randall defense 9-12

Packers cornerback Damarious Randall, right, breaks up a pass intended for Seahawks wide receiver Paul Richardson during the third quarter Sunday at Lambeau Field.

STEVE APPS, STATE JOURNAL

GREEN BAY — Ha Ha Clinton-Dix was not about to divulge the difference-making reason for the Green Bay Packers defense’s virtuoso performance during Sunday’s season-opening throttling of the Seattle Seahawks’ offense.

With an NFC Championship Game rematch six days away with the Atlanta Falcons up next, Clinton-Dix guarded the secret to his guys’ impressive showing as if he was a government operative. Or, say, an ultra-absorbent yellow invertebrate.

“You ever watch SpongeBob (SquarePants)?” the Packers Pro Bowl safety asked rhetorically, responding to a question about what had been so different about the defense in Sunday’s 17-9 victory over the Seahawks. “You know the secret formula to the Krabby Patty? You never heard of that. You can’t give it away. You just have to continue watching and maybe you’ll figure out the secret ingredient to it. So I can’t tell you.”

Clinton-Dix’s quality cartoon Nickelodeon reference notwithstanding, the key to the Packers’ defensive performance against the Seahawks — holding them to 225 yards of offense, allowing them to convert just 3 of 12 third-down situations, forcing three-and-outs on the first three series of the game and protecting the end zone like it was Bikini Bottom — wasn’t all that mysterious.

First, here’s what it wasn’t: It was not the result of an infusion of new talent on that side of the ball. None of the team’s four defensive draft picks (cornerback Kevin King, safety Josh Jones, defensive tackle Montravius Adams, outside linebacker Vince Biegel) had an impact. In fact, only King and Jones were in uniform, and only King even played on defense (six snaps).

It also wasn’t because of major impacts from the veteran free agents signed since last season. Davon House, who spent two years in Jacksonville, did play all 49 snaps at cornerback, but defensive lineman Ricky Jean Francois played only six snaps, outside linebacker Ahmad Brooks left with a concussion after six snaps and defensive tackle Quinton Dial was inactive.

Instead, it was essentially the same group that was on the field for the Packers’ 44-21 thrashing in the NFC title game eight months earlier. Only this time, young cornerbacks Damarious Randall and Quinten Rollins were at full health, defensive tackle Mike Daniels and outside linebacker Nick Perry played like the field-tilters they can be, and the unit’s tackling — “pursuit and finish,” as coach Mike McCarthy calls it — was vastly improved.

“A) It tells you we were healthy. B) It tells you we’re another year into the defense, so you can see the (improved) understanding,” McCarthy explained. “I thought Nick Perry and Mike Daniels had dominating performances. … The whole secondary played well. We were disruptive across the front. The experience is obviously higher, and we’re healthy and it’s great to have these young guys that we can bring along.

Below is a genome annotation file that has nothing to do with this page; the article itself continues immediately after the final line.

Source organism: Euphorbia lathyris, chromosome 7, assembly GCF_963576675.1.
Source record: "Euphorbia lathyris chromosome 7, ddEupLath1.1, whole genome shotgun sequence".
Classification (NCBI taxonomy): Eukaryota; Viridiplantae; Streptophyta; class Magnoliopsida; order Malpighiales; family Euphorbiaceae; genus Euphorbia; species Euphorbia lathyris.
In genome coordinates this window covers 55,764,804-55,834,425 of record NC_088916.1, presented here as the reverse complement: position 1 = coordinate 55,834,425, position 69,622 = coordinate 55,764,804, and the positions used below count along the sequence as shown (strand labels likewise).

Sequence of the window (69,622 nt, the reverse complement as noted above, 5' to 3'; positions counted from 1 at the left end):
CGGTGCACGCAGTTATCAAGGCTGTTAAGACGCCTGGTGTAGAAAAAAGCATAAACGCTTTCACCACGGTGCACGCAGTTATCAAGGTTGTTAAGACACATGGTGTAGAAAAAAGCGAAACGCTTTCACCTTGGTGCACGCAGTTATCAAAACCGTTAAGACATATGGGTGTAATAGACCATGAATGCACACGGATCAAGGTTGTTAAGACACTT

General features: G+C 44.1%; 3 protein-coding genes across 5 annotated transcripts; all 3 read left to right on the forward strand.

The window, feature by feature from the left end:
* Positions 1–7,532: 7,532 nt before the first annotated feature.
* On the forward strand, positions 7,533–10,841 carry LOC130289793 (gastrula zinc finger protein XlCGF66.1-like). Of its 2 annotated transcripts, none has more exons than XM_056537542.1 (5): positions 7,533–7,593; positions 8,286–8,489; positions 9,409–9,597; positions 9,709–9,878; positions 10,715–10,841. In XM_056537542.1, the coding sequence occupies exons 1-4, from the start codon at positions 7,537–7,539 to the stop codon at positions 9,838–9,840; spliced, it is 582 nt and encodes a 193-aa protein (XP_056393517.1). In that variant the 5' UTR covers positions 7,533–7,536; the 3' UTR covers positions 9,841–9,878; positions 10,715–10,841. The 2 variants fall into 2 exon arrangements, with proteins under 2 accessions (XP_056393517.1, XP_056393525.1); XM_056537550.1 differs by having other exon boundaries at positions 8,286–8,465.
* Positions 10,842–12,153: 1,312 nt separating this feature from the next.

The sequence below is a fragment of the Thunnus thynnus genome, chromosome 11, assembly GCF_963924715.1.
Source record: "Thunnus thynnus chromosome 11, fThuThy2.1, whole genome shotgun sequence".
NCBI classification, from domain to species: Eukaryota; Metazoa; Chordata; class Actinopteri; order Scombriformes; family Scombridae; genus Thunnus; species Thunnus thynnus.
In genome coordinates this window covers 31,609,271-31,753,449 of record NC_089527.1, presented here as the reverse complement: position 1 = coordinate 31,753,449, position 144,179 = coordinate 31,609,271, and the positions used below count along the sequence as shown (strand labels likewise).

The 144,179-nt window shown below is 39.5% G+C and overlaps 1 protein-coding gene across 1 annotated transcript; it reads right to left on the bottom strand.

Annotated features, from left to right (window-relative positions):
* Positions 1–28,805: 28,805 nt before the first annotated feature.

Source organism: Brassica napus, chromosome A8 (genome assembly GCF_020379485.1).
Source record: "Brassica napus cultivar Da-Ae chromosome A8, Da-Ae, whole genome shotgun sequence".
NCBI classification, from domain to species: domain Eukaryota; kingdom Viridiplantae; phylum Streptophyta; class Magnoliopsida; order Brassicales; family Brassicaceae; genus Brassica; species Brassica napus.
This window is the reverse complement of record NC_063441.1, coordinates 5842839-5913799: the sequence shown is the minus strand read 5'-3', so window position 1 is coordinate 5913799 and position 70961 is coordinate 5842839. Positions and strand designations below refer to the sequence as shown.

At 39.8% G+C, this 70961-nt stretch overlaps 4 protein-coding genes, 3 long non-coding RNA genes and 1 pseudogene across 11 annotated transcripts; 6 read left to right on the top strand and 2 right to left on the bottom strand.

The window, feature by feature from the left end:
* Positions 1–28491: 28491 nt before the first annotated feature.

Added Randall: “It’s funny. When you have a bad season like we did last year, people started counting us out, people started saying (negative) things about us. But we know what we have up in the room, and the coaches staff knows what they have in me, ‘Q’ – guys who had rough seasons last year for whatever reason. For us to go out and play like that, it’s a good steppingstone for the start of the season, and we’re looking to showcase it again Sunday.”

Of course, the Falcons pose a much greater offensive challenge than the Seahawks did with their flimsy offensive line, their starting running back (Thomas Rawls) inactive and a less-accomplished wide receiving corps. The most recent time the Packers traveled to Atlanta, NFL MVP Matt Ryan threw for 390 yards and four touchdowns, Julio Jones caught nine passes for 180 yards and two touchdowns and the Packers failed to generate a turnover.

“We know they’re an explosive offense. They have a lot more weapons than what Seattle does,” said Randall, who was among the defensive backs who struggled with Jones. “We’re just going to do what we’ve got to do to keep them up out of the end zone.

“Guys are going to get yards, guys are going to make catches. Those guys are paid, too. But we’ve got to cut down on the yards after the catch (and) make tackles. We’ve got to cut down on the missed tackles. As long as we’ve got 11 guys running to the ball on every play, I feel like we’re going to be a hard team to score on.”

That’s what they were against the Seahawks. If they can replicate it against the Falcons, then the Packers may be on to something.

“They’re a talented team playing in a new stadium that’s turf,” defensive coordinator Dom Capers said. “They were the No. 1 offense in the National Football League last year. I mean, they scored 28 points in the first half against the New England Patriots (in Super Bowl LI). They have those kind of capabilities.”

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